As we’re engaging people on the need for change in ways that will help them want to drive the change we’re trying to introduce, one of the most effective techniques is to create dissatisfaction with the status quo. It’s not enough to get people to go along with what we’re proposing; we want them to see that the current state of things can’t be tolerated and help us drive the new ways of doing things. With toddlers, we point out the old ways are pungent and uncomfortable. In the safety culture change example above, we created urgency around the need for change by showing people the recent recordable injury history and then pointing out that, at the current pace, over fourteen more people would suffer a recordable injury before the year was out. Then I asked for volunteers. As you might expect, I got none. That created the buy-in to the need for change pretty quickly.

Because creating change requires trust, and trust only comes with personal interactions, communications about the change must be personal. We all know that nothing else would get our little ones potty trained, even if they could read a note from us about it. In that safety change initiative, our management team agreed that communications about this topic were too important to be entrusted to memos. Any messages we had to deliver about safety we would do in person, on all three shifts. Besides the always-verbal safety meetings, two senior leaders were on the safety committee as well as incident review teams. The visibility of leadership communicated more than the words ever did.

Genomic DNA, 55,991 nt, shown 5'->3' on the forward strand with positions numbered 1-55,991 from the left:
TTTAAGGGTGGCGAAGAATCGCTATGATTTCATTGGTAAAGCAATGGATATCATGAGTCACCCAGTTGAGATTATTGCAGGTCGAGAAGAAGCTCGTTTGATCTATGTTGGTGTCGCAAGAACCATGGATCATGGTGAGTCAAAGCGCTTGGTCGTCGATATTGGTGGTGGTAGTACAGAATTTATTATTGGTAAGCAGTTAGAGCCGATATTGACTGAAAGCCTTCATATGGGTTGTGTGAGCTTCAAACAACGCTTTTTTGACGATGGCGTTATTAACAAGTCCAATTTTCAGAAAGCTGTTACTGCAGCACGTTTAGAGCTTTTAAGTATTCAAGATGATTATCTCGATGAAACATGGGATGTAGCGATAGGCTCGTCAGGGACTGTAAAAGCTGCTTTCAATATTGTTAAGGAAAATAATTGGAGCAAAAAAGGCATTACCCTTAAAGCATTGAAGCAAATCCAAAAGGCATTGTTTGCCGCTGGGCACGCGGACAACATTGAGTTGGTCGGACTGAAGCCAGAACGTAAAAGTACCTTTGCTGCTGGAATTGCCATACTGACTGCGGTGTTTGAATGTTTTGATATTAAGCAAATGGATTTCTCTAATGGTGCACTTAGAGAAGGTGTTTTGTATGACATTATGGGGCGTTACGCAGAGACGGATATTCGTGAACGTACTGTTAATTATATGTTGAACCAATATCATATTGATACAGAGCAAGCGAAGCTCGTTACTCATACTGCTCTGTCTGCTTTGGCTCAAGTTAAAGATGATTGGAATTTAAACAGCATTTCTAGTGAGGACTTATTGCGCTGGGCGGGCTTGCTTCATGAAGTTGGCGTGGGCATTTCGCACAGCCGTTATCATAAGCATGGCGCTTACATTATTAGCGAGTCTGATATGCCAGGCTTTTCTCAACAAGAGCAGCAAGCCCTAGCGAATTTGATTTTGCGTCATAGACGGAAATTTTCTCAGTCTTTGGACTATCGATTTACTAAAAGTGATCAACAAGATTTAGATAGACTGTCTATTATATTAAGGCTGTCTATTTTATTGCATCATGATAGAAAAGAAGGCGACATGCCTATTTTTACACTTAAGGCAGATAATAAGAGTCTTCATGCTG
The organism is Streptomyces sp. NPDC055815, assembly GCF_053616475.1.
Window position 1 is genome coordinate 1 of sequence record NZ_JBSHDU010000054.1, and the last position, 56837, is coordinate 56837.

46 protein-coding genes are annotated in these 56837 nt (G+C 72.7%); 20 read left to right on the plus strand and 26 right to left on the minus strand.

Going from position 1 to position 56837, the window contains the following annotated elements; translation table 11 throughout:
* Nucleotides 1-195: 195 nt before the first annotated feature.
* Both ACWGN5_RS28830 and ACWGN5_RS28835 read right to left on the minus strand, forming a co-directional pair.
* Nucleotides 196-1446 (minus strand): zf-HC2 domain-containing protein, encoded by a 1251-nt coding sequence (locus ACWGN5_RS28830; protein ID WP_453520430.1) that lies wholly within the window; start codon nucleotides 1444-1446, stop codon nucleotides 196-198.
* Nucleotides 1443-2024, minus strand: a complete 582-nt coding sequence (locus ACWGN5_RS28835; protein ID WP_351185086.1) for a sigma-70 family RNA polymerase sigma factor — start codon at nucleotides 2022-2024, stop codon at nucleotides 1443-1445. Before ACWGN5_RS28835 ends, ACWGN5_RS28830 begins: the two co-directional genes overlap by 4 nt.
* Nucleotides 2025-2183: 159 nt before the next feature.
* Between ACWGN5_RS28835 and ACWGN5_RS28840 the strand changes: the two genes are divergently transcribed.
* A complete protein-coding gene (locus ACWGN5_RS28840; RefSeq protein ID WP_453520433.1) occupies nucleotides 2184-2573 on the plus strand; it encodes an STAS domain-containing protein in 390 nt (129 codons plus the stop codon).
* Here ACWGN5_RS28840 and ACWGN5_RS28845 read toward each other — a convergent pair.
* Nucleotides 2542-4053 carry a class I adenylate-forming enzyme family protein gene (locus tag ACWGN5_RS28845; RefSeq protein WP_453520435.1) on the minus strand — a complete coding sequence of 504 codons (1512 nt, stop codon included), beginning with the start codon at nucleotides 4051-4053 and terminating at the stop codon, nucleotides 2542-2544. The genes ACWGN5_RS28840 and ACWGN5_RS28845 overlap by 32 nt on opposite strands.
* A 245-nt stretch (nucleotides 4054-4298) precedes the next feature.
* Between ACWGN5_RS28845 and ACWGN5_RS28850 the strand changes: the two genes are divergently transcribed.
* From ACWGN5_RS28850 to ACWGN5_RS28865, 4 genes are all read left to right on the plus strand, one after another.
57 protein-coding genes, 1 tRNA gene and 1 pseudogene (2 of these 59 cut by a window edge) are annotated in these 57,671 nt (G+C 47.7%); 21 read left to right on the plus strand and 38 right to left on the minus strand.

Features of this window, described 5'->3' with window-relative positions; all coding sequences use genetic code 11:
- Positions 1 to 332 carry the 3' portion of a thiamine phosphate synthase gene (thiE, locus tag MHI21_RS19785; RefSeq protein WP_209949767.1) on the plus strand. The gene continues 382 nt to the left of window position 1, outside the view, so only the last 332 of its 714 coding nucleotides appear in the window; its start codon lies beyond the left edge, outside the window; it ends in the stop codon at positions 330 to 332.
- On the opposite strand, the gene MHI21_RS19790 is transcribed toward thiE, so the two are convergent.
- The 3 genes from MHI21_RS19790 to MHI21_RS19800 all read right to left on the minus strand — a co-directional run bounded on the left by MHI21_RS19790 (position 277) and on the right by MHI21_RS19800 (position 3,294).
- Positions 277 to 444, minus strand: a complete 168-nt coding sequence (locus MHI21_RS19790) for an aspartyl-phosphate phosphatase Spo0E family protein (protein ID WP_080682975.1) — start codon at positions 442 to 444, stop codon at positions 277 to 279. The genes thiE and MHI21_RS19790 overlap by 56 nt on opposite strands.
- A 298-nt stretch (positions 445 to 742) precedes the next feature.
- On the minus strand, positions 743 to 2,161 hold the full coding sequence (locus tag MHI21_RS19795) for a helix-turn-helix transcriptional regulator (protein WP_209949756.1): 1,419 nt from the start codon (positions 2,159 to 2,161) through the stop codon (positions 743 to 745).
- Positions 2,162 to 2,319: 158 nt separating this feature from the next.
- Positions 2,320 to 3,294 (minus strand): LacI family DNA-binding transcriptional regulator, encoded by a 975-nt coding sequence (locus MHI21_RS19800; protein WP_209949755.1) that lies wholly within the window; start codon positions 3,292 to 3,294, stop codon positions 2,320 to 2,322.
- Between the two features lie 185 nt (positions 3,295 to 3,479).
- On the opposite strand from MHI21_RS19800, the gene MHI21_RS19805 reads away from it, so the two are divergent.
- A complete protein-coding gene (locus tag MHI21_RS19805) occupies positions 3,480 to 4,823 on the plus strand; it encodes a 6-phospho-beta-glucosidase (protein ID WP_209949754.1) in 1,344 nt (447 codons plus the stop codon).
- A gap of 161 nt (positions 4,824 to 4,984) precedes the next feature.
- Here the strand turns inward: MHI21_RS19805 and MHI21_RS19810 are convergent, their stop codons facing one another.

Perhaps most importantly, leadership must avoid anger or scolding to drive change. When we’re shown the first successes in the workplace or in the bathroom, no matter how tentative, we don’t shake our heads and exclaim, “well it’s about friggin’ time!” We celebrate, congratulate and reinforce every success, no matter how tentative, because we know that’s how we’ll get the next ones. I’ve come to think of this as relying on what I call the P’s of culture change:

- Patience – Understand from the outset that this will take time, and bury any frustration;

- Positivity – Reinforce every success. Always express your confidence that people will perform in the new way; and

- Persistence – Don’t ever give up.